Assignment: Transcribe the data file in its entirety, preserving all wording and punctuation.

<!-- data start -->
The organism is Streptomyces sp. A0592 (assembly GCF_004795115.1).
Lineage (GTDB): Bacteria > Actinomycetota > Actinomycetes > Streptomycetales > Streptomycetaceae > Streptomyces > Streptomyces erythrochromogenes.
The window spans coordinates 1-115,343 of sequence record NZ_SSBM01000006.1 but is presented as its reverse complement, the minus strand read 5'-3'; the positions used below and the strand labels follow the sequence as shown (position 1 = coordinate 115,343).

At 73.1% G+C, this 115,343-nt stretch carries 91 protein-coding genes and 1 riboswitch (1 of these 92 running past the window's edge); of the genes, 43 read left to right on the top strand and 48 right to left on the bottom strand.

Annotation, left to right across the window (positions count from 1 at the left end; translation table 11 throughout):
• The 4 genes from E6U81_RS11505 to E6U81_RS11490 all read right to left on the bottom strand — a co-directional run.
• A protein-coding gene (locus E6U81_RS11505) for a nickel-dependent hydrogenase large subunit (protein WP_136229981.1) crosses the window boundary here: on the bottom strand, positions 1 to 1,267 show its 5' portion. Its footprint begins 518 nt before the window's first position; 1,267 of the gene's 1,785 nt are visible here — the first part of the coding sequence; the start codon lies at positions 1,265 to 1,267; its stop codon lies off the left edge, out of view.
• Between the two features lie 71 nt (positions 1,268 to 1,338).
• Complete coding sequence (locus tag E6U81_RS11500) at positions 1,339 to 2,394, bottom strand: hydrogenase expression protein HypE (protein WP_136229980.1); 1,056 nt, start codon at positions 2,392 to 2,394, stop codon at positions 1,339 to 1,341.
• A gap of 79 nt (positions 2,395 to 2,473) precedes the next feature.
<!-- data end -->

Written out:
The organism is Streptomyces sp. A0592 (assembly GCF_004795115.1).
Lineage (GTDB): Bacteria > Actinomycetota > Actinomycetes > Streptomycetales > Streptomycetaceae > Streptomyces > Streptomyces erythrochromogenes.
The window spans coordinates 1-115,343 of sequence record NZ_SSBM01000006.1 but is presented as its reverse complement, the minus strand read 5'-3'; the positions used below and the strand labels follow the sequence as shown (position 1 = coordinate 115,343).

At 73.1% G+C, this 115,343-nt stretch carries 91 protein-coding genes and 1 riboswitch (1 of these 92 running past the window's edge); of the genes, 43 read left to right on the top strand and 48 right to left on the bottom strand.

Annotation, left to right across the window (positions count from 1 at the left end; translation table 11 throughout):
• The 4 genes from E6U81_RS11505 to E6U81_RS11490 all read right to left on the bottom strand — a co-directional run.
• A protein-coding gene (locus E6U81_RS11505) for a nickel-dependent hydrogenase large subunit (protein WP_136229981.1) crosses the window boundary here: on the bottom strand, positions 1 to 1,267 show its 5' portion. Its footprint begins 518 nt before the window's first position; 1,267 of the gene's 1,785 nt are visible here — the first part of the coding sequence; the start codon lies at positions 1,265 to 1,267; its stop codon lies off the left edge, out of view.
• Between the two features lie 71 nt (positions 1,268 to 1,338).
• Complete coding sequence (locus tag E6U81_RS11500) at positions 1,339 to 2,394, bottom strand: hydrogenase expression protein HypE (protein WP_136229980.1); 1,056 nt, start codon at positions 2,392 to 2,394, stop codon at positions 1,339 to 1,341.
• A gap of 79 nt (positions 2,395 to 2,473) precedes the next feature.